State Sues Comcast over Dodgy 'Service Protection Plan'

John Lister's picture

Washington state officials are suing Comcast for allegedly misleading customers over a service protection plan. The cable and broadband company is accused of selling a $4.99 a month plan that many customers didn't need, and which fell short of its promises.

The Comcast "Service Protection Plan" is promoted as covering the costs that would normally apply when a Comcast technician visits a home. The promotion claimed to have covered "all chargeable service calls for 3 ... XFINITY services without additional service fees."

Many Repairs Free, Anyhow

According to the state's Attorney General, the plan was unfairly marketed in two ways. Firstly, it says Comcast didn't do enough to make clear that many technical visits don't carry a charge anyway, thanks to an existing free 'Customer Guarantee' scheme. This includes repairs to the cable from the customer's cable connection socket to their cable box.

Secondly, it says Comcast didn't do enough to make clear that the paid plan had a key exception in that it did not cover the costs of repairing "wall-fished wiring." This means wires which are inside a wall, which often made up most of the cabling that might need to be repaired.

To add to the confusion, the terms and conditions use the terms "inside wiring" and "all inside-wiring related service calls" throughout, but don't mention the "wall-fished wiring" exclusion until the final paragraph.

Customer Savings a Fraction of Fees

According to the lawsuit, the plan "often ends up failing to cover any repairs at all." It says that between January 2013 and July 2015, customers paid a total of $73 million for the plan, but only saved a total of $5 million from the related service calls. (Source:

The case covers an alleged 1.8 million breaches of the Washington Consumer Protection Act.

At the time of writing, Comcast has not commented publicly on the detail of the lawsuit but said it would "vigorously defend" the case. It said it had previously worked with officials to deal with complaints about the plan and said: "Given that we were committed to continue working collaboratively with the Attorney General's office, we're surprised and disappointed that they have instead chosen litigation." (Source:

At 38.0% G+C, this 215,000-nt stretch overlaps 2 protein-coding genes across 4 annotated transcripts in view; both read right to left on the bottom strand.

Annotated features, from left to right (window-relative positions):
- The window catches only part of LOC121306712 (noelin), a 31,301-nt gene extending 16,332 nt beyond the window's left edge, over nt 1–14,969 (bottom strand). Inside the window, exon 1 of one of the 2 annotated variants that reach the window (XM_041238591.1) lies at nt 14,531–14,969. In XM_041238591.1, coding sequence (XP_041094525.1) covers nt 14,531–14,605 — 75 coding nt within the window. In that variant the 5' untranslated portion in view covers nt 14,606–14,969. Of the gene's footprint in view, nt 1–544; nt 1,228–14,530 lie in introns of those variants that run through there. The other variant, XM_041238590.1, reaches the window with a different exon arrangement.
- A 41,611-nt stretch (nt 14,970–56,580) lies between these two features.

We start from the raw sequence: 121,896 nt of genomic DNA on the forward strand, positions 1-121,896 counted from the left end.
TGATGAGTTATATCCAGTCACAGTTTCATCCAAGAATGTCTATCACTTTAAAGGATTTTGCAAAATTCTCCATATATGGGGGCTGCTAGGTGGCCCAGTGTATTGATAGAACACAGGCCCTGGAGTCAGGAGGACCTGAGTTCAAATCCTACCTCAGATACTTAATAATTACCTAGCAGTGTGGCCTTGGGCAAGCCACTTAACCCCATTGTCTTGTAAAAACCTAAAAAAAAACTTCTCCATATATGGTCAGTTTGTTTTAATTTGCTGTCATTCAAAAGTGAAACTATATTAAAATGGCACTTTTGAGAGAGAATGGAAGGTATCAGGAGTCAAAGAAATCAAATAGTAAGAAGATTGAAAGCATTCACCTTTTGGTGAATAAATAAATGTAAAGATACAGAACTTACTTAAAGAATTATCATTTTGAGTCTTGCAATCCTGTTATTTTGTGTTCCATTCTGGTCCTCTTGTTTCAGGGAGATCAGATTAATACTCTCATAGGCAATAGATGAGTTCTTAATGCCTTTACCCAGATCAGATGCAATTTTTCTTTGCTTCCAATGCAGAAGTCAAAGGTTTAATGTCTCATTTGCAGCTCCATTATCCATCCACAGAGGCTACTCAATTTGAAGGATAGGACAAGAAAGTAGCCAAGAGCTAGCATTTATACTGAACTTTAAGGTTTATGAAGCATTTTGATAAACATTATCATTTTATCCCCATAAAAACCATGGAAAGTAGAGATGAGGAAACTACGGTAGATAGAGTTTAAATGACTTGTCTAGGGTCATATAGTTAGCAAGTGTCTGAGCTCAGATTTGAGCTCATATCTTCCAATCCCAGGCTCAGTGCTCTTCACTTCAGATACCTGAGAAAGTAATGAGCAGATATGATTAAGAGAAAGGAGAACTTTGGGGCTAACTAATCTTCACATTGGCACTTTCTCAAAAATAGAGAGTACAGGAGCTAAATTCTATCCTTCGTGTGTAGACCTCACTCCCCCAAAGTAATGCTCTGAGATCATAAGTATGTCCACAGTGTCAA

What's Your Opinion?

Have you ever bought a service plan for your broadband or cable service? Do you fully understand what it does and doesn't cover? Should providers do more to make sure customers make informed choices?

Rate this article: 
Average: 5 (4 votes)


Dennis Faas's picture

I'm willing to bet that there are other service providers offering similar "service protection plans" that offer up about as much "protection" as what Comcast is offering. These companies are making insane amounts of money screwing over their customers daily - cellular roaming is probably one of the biggest scams of all. The problem is that there simply isn't enough competition for the consumer to 'stick it to the big guy' when they get screwed over like this. Contracts also make it near-impossible to switch providers. At any rate, I hope Washington State is able to prove their case and set a nice example for the rest of the industry.

nate04pa's picture